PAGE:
SHALL WE DIGITIALISE OUR IBIZA HOLIDAY?
CAN’T WAIT TO SET OFF
We live in the Age of Digitalisation, and there is much talk about the future of tourism and its need to adapt. But can you imagine greeting a robot on your vacation? Or, not to put too fine a point on it, digitialsing your Ibizan holiday?
We travel to hear, touch, see, taste and smell new things, i.e. gain new experiences.
I stole (so to speak) my favourite perfume from a waitress in a hotel in a remote Italian hamlet. As a result, my famous bread-baking recipe was given to me by a Cambodian receptionist.Additionally my best New Year’s Eve ever was spent with the guest manager of a hotel in Singapore.
HOW DO WE DIGITALISE ALL THAT ADDED VALUE?
Digitialse by all means – however with reservations. It should be done to avoid boring processes that hinder us from enjoying the pleasures that the destination has in store, in the same way to provide those endless personal details at check-in, wait half an hour for a taxi or as well as carry around two hundred thousand pieces of paper every time we step outside a hotel.
But, just a minute . . . do we want a machine to recommend where to dine out? Have you tried it? Do you want an algorithm to tell you your best plans based on an analysis of social networking? Has Siri really been to that beach?
ON DIGITALISATION IN TOURISM
Cast your mind back over a few recent trips (when we were able to enjoy that privilege): amazing people, wonderful dishes and jaw-dropping landscapes probably come to mind, and the latter two were probably recommended by whoever it was that made your holiday special, the person with whom you still exchange WhatsApps at Christmas and who will be the first you call when you return.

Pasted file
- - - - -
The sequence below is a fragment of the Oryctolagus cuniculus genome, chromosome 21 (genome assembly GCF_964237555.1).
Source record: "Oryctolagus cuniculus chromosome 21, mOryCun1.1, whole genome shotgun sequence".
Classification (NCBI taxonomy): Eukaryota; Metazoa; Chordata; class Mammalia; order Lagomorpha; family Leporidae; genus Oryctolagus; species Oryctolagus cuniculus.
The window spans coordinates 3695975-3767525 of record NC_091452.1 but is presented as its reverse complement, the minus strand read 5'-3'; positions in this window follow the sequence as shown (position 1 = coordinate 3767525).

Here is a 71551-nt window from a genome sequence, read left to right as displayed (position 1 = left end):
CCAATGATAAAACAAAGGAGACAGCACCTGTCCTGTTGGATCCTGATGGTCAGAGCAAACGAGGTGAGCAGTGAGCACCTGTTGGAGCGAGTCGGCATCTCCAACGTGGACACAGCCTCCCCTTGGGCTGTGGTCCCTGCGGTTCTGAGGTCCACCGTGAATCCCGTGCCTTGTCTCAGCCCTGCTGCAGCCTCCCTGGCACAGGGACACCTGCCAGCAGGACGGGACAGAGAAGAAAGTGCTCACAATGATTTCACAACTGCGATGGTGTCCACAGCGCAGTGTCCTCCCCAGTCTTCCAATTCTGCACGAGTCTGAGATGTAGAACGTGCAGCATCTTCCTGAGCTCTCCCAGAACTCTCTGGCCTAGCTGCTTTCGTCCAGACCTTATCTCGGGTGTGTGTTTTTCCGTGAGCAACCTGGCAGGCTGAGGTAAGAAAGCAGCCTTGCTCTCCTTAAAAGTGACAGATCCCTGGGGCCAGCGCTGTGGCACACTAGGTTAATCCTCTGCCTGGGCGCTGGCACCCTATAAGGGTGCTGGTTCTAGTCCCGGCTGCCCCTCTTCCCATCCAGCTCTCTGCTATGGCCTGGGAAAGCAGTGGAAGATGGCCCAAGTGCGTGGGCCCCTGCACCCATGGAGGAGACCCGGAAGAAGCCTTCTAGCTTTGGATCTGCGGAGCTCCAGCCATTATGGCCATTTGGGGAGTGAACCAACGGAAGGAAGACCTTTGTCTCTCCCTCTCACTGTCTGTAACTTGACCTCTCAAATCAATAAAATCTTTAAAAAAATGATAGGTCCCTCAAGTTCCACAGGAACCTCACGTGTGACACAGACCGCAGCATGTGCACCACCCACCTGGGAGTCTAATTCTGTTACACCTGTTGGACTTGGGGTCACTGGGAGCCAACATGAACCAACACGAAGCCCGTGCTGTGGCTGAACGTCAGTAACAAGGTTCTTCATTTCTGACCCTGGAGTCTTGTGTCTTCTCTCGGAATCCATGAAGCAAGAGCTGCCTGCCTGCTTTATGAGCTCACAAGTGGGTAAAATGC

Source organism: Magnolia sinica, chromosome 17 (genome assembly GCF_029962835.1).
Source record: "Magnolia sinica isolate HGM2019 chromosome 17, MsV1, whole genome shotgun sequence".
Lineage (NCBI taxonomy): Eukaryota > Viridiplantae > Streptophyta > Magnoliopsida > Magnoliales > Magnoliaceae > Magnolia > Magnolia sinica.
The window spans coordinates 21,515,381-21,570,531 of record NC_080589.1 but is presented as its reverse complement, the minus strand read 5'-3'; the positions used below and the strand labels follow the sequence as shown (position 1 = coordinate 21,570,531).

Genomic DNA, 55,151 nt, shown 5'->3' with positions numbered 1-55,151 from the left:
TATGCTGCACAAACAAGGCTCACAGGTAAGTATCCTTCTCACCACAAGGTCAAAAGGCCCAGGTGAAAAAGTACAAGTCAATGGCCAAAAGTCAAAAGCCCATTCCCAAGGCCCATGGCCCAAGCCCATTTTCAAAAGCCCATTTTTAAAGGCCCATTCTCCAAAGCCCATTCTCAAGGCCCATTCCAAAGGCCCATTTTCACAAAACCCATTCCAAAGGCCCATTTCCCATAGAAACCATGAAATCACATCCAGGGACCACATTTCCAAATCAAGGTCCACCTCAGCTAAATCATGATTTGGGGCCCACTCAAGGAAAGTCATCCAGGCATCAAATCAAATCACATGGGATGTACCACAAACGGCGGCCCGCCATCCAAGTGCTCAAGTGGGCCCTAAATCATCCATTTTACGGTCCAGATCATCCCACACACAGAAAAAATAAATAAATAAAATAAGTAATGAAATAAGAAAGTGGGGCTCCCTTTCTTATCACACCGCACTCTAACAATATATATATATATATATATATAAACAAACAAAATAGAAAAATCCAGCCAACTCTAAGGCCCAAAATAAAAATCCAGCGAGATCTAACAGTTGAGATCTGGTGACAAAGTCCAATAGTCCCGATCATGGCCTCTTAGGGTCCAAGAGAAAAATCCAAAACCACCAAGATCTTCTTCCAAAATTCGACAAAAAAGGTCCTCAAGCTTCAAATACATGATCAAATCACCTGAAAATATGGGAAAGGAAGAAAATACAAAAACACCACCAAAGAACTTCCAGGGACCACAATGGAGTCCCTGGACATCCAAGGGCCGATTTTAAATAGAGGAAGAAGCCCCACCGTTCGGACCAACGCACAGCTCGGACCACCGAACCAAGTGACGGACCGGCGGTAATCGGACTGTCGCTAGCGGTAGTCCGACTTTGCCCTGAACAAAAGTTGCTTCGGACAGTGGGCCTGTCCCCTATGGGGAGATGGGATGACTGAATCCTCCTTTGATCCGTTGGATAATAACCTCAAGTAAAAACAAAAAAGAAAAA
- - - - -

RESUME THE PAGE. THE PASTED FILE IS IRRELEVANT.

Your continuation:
In the same way, pandemic has accelerated the digitalisation of our lives. But it has also reaffirmed our need to share and connect with one another.
Our jobs may have been computerized, but do you really want your holidays digitialsed, as well?
There is talk of 4.0 hotels, with chips in sheets, robots as receptionists, and holograms that simulate people. Such places may work for certain types of occasions. Even certain kinds of tourism, however not the majority, by a long chalk.
Furthermore the Instituto Tecnológico Hotelero points out in its latest study that most hoteliers in Spain believe that incorporating robotics, virtual reality and virtual assistants is in no way essential to their business. No exactly surprising.
Human relationships are the raison d’être of the tourism industry.
People,as well as gastronommy, are the reason we travel hundreds, if not thousands, of miles, making new friends who share with us their culture, who welcome us into their earthly paradises and invite us to explore their best hidden corners.
Consequently, that tingling sense of excitement and adventure starts at the hotel, our first stop, where the staff will help us get our bearings for the holiday ahead.
Do we really want to replace the essence of travel?
Therefore, go ahead and digitalise when and where it’s needed, but don’t let us forget that without real people there is no meaningful journey to exciting new places, and therefore no holiday experience. We all know that the human factor lies at the beating heart of tourism.
Author: Lorena de Ferrá